Dublin Solo Travel Guide

Planning a solo trip to Dublin? Here’s everything you need to know for your visit:


  • Founded in 841 by Vikings, Dublin is the capital of Ireland (population: 1.5 million).
  • Has 2 names: Baile Átha Cliath (“town of the hurled ford”) and Dubhlinn (black pool).
  • Home of many famous artists, musicians, actors, and writers (including George Bernard Shaw, James Joyce, Bram Stoker, and Oscar Wilde).
  • Nicknames: The Dubs, The Liffeysiders, The Jackeens, The Jacks, The Metropolitans, The Pale, The Big Schmoke (referring to the city’s smog problems up to the 1980s).


  • Currency: Euro (EUR).
  • Spoken languages: official languages are Irish and Gaelic, but almost everyone speaks English.
  • Best time to visit: July to August (when temperatures range from 15° to 20° Celsius).
  • Arriving from the airport: 3 types of bus transport: Aircoach (€7), Dublin Bus express AirLink service (€6), and other local routes (€2.65, with more frequent stops). Taxi fare is €20 to €30.


  • Best hostel for solo travelers in Dublin: Jacobs Inn. Located right by the bus station (and close to the city centre) in a safe area, this is a cozy establishment with clean beds and friendly staff. Cool “sleeping pod” bed design. Book in advance, as room prices in Dublin are notoriously high for any kind of accommodation.
  • The cheapest accommodations are found near Dublin’s main bus station, Busaras.
  • The areas south of the river are more expensive.


  • Light rail (LUAS) runs from 5.30 AM to 12.30 AM, every 15 minutes (every 5 minutes during peak times). Fares range from €1.70 to €2.60, depending on travel zones used.
  • Dublin’s train services (Dublin Area Rapid Transit or DART), run from 6.30 AM to midnight with departures every 10 to 20 minutes. A one-way ticket starts from €2.10. A return day trip to Belfast will run you €8.00.
  • You can easily rent a bicycle from one of the many bikeshare stations. Free for the first 30 minutes, and an additional €0.50 for every half hour after. Subscribe online and buy either the 1-day or 3-day ticket (dublinbikes official site).
  • Taxis can be found on every corner (there are over 25,000 registered cabs in Dublin). Call City Cabs (872 7272) or National Radio Cabs (677 2222).


  • Drinking age is 18 (not enforced, under 18s are allowed in bars until 8 PM and after with an adult). Last call is midnight, but you can find bars and clubs open until 2.30 AM.
  • Hip scene: the famous Temple Bar has a well-established nightlife scene, and is the mecca for bars and clubs in Dublin.
  • For a real local pub experience, go to the Merrion Row and Baggot Street areas.
  • Opened in 1198, The Brazen Head is allegedly the oldest pub in Ireland. Very touristy, but a good stop nonetheless.
  • Great pubs/bars for solo travelers: Fibber Magees (rock/metal), Cassidys (classic), Bruxelles (fancier), Thomas House (beer hall), Token (arcade games), Anseo, and P. Mac’s (gastropub).


  • Trinity College. Be sure to check out the Book of Kells (in the Long Room Library), a sacred manuscript authored by Celtic Monks in 800 AD. It is an illustrated representation of the four gospels of the New Testament.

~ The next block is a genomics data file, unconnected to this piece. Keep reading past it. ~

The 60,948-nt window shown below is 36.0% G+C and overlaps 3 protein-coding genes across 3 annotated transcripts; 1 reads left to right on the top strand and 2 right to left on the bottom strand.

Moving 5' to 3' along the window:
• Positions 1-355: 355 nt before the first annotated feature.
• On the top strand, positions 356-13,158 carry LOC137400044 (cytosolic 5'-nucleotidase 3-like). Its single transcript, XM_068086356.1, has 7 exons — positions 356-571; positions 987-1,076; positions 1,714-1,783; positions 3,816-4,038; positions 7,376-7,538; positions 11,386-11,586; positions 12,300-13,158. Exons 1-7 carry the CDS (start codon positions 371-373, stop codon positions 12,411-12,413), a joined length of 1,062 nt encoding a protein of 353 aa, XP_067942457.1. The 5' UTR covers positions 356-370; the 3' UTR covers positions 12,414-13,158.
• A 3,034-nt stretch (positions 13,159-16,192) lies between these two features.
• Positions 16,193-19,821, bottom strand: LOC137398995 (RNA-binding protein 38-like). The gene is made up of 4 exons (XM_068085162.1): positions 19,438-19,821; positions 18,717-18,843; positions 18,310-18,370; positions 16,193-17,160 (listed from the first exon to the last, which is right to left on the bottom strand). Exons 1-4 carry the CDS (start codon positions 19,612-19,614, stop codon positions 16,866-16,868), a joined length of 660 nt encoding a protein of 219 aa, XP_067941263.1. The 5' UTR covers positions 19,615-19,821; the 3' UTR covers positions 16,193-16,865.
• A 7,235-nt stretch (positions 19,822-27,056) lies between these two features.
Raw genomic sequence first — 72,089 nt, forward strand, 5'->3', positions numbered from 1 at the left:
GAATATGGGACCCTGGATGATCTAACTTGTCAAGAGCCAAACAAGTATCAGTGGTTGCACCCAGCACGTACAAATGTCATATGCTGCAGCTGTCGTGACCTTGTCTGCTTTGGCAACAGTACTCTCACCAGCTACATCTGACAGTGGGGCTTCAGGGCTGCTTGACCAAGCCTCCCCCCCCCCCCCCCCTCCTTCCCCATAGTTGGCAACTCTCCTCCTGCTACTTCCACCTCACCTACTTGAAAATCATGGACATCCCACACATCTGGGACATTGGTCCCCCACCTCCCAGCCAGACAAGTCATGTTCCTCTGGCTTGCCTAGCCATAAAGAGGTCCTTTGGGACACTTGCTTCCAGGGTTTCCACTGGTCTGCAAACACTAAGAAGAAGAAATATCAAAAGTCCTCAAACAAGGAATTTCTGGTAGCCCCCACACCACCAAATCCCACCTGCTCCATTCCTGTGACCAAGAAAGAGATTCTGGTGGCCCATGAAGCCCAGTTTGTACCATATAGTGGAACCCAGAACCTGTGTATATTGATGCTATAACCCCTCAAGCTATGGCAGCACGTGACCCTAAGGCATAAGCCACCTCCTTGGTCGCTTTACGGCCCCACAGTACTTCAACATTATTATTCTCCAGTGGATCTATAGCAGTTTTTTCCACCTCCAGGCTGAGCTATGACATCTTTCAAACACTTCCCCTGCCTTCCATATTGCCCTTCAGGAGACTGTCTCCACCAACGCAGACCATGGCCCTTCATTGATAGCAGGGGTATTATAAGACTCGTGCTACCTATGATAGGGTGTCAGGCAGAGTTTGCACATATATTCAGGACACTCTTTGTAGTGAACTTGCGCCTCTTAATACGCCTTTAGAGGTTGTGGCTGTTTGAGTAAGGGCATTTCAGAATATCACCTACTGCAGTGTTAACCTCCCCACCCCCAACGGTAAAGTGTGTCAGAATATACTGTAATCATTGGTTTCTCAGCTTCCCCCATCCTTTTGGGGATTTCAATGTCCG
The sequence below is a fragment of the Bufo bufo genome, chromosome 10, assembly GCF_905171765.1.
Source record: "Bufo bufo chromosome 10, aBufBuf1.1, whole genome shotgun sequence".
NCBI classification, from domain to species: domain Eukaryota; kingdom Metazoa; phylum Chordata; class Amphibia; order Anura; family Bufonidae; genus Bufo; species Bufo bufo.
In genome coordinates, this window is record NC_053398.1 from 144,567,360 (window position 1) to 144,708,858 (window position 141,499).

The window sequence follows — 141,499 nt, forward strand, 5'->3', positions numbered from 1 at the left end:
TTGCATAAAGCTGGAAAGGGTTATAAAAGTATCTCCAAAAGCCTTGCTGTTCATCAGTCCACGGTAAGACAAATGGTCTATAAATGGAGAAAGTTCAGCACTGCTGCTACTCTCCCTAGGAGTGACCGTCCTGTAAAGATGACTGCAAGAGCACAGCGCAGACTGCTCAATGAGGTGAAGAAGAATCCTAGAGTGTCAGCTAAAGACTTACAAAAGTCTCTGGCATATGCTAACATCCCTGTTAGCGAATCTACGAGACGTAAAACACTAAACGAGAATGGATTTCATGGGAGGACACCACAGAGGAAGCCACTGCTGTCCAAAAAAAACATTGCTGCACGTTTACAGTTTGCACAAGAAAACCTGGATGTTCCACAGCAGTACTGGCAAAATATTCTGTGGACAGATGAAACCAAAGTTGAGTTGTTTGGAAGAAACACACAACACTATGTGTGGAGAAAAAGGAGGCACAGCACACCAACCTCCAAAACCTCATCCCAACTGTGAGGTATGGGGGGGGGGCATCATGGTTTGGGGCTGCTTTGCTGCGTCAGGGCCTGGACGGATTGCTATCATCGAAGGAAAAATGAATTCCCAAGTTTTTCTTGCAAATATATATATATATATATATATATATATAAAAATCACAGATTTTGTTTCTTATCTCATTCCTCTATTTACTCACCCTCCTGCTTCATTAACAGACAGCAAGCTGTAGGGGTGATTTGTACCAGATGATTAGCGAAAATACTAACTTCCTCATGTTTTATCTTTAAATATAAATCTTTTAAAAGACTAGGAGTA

• Christ Church Cathedral – the oldest building in Dublin, dating back to the 11th century. Entry fee of €6 (€4 for students).
  • Must-sees: The National Museum, National Gallery and National Library. Admission is free to all three.
  • The Dublin Writers Museum is dedicated to James Joyce, George Bernard Shaw, and many others. The tour is €7.25.
  • Stop by the Guinness Storehouse and Old Jameson Distillery – be sure to raise your hand when they are picking volunteers for a tasting!
  • Founded in 1204 for defence purposes, the Dublin Castle is now an Irish government complex. The tour is €4.50 (€3.50 for students).


  • Go on an evening gravedigger and ghost bus tour. Perfect as an introduction to the city’s infamous plague epidemic.
  • Walk around the Oscar Wilde house and statue, found at the corner of Merrion Square (across from Merrion Park).
  • Day trip out of Dublin: take a bus out to the Wicklow mountains and Ireland’s Valley of the Kings. Discover the beautiful countryside, where a historic and mystical area awaits. Visit Giant’s Causeway, with its incredible geometric rock formations. Be sure to check out the famous rope bridge at Carrick-a-Rede.


  • Irish people are known for their humour, and you will notice that they never seem to be in a hurry.
  • You can test your Gaelic Football & Hurling skills at the Croke Park Experience.
  • Great restaurants to try: Terra Madre (cozy Italian), Grano (Italian), Etto ($$ – European), Variety Jones (Irish), allta restaurant, Camden Kitchen, F.X. Buckley Steakhouse ($$$ – multiple locations),
  • Where to find good cheap eatsIndian restaurants around South William Street area serve three course meals for cheap. Parnell Street has a dense concentration of Chinese and Asian restaurants. Affordable (yet delicious) places: Takara Ramen & Deli Sushi Bar, Sano Pizza, and Xian Street Food Dublin, Forno 500 (pizza), and Suesey Street ($$$).
  • Dangerous areas: Ireland has a low crime rate, and the murder rate is lower than any other EU state. Avoid the Temple Bar area at night (gets rowdy).
  • Call 999 or 112 for police, fire or ambulance.

Recommended trip duration: 2-3 days


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